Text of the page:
Representing Herself

Roxane Gay and the multiplicity of female experience

by Brionne Frazier

Illustration by María Cano-Flavia

published March 10, 2017

Roxane Gay contains multitudes. She is a professor, author, comic book writer, professional Scrabble player, tweeter and pop culture aficionado. Her book of essays, Bad Feminist, became a New York Times bestseller, but her work spans both fiction and nonfiction—and covers subjects such as race, religion, relationships, gender, and family. With the release of her first novel in 2014, An Untamed State, Gay alerted the world to the vitality of her voice and of her characters. 

Gay visited Brown University on February 14, 2017, in the wake of the much publicized controversy around her relationship with the publishing house Simon and Schuster. In early January, Gay pulled her upcoming novel, How to Be Heard, from the publisher in protest of its then-planned (and now cancelled) publication of Milo Yiannopoulos’ memoir, Dangerous. During the lecture, Gay maintained that her protest was not meant to censor or silence him, as free speech is well within his rights. Rather, she called him out as a “man-child” and provocateur who consistently promotes misogyny, harassment, and reduced legal protection for LGBTQ+ individuals.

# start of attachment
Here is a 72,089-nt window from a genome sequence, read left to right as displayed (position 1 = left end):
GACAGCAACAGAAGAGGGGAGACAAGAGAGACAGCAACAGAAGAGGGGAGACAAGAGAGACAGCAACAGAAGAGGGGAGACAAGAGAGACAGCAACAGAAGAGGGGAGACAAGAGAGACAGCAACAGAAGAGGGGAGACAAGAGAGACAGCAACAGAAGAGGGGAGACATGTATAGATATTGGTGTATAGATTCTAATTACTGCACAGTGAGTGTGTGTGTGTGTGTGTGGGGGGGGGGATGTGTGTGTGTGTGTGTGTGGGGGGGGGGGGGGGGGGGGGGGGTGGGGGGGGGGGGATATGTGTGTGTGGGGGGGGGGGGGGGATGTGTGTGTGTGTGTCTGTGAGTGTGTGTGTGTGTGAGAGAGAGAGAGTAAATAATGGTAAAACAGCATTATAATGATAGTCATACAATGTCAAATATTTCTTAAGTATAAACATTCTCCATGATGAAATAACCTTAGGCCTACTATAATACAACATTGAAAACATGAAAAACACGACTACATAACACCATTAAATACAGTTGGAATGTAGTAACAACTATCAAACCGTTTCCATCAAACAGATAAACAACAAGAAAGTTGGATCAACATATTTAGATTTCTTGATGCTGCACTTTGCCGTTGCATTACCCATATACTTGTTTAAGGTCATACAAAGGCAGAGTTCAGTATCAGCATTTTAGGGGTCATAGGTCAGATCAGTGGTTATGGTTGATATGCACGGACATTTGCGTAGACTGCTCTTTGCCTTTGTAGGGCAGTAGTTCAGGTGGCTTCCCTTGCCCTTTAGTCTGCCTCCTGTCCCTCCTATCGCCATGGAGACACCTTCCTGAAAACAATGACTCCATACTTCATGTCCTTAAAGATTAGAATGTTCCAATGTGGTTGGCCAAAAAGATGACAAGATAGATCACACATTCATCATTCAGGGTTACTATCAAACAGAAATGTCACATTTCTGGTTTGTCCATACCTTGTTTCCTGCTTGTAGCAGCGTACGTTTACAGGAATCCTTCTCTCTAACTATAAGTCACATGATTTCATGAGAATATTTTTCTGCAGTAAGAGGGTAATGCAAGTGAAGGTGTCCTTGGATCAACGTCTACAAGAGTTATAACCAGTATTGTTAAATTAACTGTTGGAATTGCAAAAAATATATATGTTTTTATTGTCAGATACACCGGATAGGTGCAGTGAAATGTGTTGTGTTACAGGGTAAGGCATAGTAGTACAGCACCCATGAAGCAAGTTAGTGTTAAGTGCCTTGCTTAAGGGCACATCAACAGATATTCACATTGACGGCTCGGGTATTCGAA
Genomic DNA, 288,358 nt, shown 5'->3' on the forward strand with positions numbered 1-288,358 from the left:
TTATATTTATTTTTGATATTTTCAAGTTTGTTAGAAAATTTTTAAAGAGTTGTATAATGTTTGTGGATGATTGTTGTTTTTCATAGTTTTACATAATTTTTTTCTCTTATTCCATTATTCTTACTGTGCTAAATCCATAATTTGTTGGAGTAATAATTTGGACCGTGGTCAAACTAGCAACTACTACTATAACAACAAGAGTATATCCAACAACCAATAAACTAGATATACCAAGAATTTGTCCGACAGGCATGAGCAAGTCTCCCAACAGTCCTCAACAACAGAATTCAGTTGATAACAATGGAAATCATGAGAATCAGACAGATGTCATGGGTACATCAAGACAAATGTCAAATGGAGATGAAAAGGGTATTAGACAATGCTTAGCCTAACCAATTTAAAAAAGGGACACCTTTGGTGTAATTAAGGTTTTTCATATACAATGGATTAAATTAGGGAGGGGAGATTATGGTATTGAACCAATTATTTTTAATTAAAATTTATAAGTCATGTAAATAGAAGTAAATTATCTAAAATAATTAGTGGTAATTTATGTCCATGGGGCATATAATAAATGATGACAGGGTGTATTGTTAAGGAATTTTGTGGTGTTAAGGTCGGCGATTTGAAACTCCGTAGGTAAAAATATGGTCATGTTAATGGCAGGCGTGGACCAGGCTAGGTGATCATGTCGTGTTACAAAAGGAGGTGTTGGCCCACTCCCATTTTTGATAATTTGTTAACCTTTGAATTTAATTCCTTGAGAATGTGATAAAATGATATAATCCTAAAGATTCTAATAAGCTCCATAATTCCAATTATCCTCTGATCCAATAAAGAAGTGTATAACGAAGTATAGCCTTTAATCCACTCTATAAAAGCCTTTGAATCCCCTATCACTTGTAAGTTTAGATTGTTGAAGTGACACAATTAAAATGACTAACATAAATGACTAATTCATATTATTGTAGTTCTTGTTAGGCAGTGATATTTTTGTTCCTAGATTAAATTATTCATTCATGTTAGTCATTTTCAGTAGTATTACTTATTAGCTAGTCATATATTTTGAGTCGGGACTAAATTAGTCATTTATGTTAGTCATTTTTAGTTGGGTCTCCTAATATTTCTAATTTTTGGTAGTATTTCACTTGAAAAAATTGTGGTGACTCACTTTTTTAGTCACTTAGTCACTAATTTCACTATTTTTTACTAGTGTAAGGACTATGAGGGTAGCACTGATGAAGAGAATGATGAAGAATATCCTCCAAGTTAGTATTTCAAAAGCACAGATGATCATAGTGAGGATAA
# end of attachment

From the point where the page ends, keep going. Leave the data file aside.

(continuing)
Gay acknowledges that people are imperfect and can’t be expected to be the perfect figurehead for the identity they hold. Managing the illusion of perfection is just too great of a burden to carry. Her short story collection, Difficult Women, takes great pains to give this dimension to every character. In Difficult Women, the female characters are never flattened to their identity as  just women. The briefly mentioned zumba instructor in the first vignette of the short story “FLORIDA” is revisited in a later section in order to account for her story and perspective. In one moment, she is known only in relation to her career, but later Gay illuminates her home life, relationship issues, and search for friendship. Additionally, “La Negra Blanca” follows a mixed race woman who works as a stripper in order to pay for college. Here as well, Gay distinguishes her character by acknowledging the centrality of sex and sexuality in the young woman’s life while also bringing attention to the ways that race, class, and education shape her conditions.